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Utah Assembly Passes Resolution Denying Climate Change 787

cowtamer writes "The Utah State Assembly has passed a resolution decrying climate change alarmists and urging '...the United States Environmental Protection Agency to immediately halt its carbon dioxide reduction policies and programs and withdraw its "Endangerment Finding" and related regulations until a full and independent investigation of climate data and global warming science can be substantiated.' Here is the full text of H.J.R 12." The resolution has no force of law. The Guardian article includes juicy tidbits from its original, far more colorful, version.
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Utah Assembly Passes Resolution Denying Climate Change

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  • by Davemania ( 580154 ) on Wednesday February 17, 2010 @09:21AM (#31167908) Journal
    I am assuming you're referring to Phil Jones statement and obviously, you did not bother to actually understand the context of what he was trying to say []
  • Re:Uh...what? (Score:3, Informative)

    by Pojut ( 1027544 ) on Wednesday February 17, 2010 @09:35AM (#31168044) Homepage

    See, that's the part that confuses me...sure, there are a ton of coal miners and whatnot that rely on those places being up and running...but if that power plant gets shut down and disassembled and/or if a new power plant gets built that utilizes a different type of energy, workers will be needed to do both of those jobs.

    Who better than the coal miners? They already work in an extremely hazerdous environment, switching them from miners to construction workers is just a few weeks worth of training away.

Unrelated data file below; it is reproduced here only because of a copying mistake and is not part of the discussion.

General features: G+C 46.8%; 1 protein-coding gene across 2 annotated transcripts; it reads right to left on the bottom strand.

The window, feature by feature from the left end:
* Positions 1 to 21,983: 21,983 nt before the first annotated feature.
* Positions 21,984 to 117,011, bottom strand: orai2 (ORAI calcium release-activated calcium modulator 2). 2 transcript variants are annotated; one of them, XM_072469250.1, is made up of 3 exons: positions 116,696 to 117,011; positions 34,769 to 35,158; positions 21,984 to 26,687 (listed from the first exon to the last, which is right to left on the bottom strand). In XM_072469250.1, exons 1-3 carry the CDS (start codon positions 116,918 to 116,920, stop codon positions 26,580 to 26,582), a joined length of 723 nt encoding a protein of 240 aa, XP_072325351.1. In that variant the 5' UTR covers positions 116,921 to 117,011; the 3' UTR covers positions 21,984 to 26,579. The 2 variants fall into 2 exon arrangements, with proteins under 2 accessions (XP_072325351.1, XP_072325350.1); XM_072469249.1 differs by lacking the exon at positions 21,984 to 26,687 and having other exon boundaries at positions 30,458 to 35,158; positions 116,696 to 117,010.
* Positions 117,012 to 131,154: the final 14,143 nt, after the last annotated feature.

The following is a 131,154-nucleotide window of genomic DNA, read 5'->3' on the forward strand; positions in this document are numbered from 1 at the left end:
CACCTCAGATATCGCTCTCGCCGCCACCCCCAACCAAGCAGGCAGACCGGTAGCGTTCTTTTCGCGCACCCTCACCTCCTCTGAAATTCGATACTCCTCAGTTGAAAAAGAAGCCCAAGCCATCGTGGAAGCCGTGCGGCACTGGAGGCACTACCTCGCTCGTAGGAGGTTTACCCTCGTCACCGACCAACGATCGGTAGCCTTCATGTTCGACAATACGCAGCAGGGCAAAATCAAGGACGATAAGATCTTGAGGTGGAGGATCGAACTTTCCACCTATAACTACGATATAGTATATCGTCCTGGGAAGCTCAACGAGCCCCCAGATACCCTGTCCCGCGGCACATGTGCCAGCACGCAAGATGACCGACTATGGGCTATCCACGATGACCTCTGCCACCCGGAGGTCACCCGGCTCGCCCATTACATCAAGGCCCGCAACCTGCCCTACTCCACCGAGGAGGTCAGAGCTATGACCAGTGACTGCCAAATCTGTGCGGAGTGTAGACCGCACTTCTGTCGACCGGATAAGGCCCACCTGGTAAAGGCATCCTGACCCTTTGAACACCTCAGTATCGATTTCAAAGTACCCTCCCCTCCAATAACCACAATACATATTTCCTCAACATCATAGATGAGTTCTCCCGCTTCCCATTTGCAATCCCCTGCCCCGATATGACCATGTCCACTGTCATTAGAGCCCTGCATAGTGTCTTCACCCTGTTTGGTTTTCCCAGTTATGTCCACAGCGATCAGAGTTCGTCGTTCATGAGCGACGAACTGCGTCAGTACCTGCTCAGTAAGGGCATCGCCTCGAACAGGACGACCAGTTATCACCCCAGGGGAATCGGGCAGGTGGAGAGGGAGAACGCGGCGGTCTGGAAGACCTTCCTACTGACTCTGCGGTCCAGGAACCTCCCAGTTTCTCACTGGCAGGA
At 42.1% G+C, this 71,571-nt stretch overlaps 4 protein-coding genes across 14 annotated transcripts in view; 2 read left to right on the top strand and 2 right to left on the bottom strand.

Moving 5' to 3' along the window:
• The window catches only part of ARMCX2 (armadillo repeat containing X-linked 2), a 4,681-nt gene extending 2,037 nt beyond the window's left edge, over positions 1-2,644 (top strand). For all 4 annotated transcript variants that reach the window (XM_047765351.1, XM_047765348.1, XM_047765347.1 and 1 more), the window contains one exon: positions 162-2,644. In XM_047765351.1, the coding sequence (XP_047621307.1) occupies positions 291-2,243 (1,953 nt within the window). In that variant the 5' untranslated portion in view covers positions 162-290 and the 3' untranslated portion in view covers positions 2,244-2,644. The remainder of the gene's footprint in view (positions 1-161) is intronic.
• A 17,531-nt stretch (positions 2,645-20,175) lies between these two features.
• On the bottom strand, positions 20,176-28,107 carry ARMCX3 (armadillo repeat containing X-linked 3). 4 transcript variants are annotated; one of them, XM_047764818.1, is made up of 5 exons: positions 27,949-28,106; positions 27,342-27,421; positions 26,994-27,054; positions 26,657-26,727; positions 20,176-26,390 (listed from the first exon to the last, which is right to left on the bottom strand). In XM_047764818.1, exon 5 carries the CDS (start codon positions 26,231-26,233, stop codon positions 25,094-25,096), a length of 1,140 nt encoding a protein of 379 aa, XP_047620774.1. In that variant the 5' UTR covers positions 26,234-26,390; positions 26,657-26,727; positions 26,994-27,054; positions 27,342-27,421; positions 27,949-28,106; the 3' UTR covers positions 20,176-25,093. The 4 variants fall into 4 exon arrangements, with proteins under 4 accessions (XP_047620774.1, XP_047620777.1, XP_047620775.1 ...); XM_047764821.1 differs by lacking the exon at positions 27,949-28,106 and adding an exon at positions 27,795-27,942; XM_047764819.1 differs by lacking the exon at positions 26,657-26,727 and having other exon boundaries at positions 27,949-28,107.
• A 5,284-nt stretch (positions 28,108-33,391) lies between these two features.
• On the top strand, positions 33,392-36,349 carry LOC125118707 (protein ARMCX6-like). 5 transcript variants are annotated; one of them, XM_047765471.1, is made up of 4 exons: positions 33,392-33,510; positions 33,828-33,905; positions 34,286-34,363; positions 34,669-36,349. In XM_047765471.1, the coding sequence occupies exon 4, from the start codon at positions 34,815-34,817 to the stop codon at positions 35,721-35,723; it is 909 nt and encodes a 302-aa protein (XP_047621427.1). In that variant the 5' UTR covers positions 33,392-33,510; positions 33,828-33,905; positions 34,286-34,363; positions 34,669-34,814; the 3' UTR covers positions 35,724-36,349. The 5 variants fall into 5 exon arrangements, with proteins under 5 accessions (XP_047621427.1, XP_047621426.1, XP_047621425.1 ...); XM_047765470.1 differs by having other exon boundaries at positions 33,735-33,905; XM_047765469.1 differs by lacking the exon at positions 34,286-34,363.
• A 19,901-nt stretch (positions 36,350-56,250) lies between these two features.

• by Moryath ( 553296 ) on Wednesday February 17, 2010 @09:47AM (#31168168)

    So in other words, they accuse the climate change scientists of of acting in their own financial interests by being alarmists

    Being alarmist gets you book sales. Being alarmist gets you photo ops. And yes, being alarmist gets you a re-up on your grants.

    They claim that scientists toe the climate change line to get grants, and yet can you imagine how much definitive proof against man-made climate change would be worth to businesses?

    Any business offering such a grant would be massively targeted with protests, ads, etc by the left-wing lunatic fringe. Actively sponsoring such research would instantly, since most of the "scientists" are on government dole, mean that honest scientists who came up with the opposite conclusion would be kept out of publishing due to collusion (actually has happened if you read the CRU emails yourself).

    The problem with this debate is that one side has to prove their claims, while the other side just needs to create doubt by using unsubstantiated and even sometimes completely discredited claims

    No, the problem with this debate is that one side constantly insists the debate is already over and engages in propaganda tactics, while the other side that wants to see competent research that actually follows the scientific method, are derided and mocked and attacked.

    In this case, claiming that the other side is on the "gravy train" isn't supported by any evidence at all, and yet there is no way to disprove it either. In all the leaked emails regarding this, where was the shred of evidence that anybody was trying to rort taxpayers money?

    Admittedly this is cherry-picked, but in their own words []. Pretty fucking damning.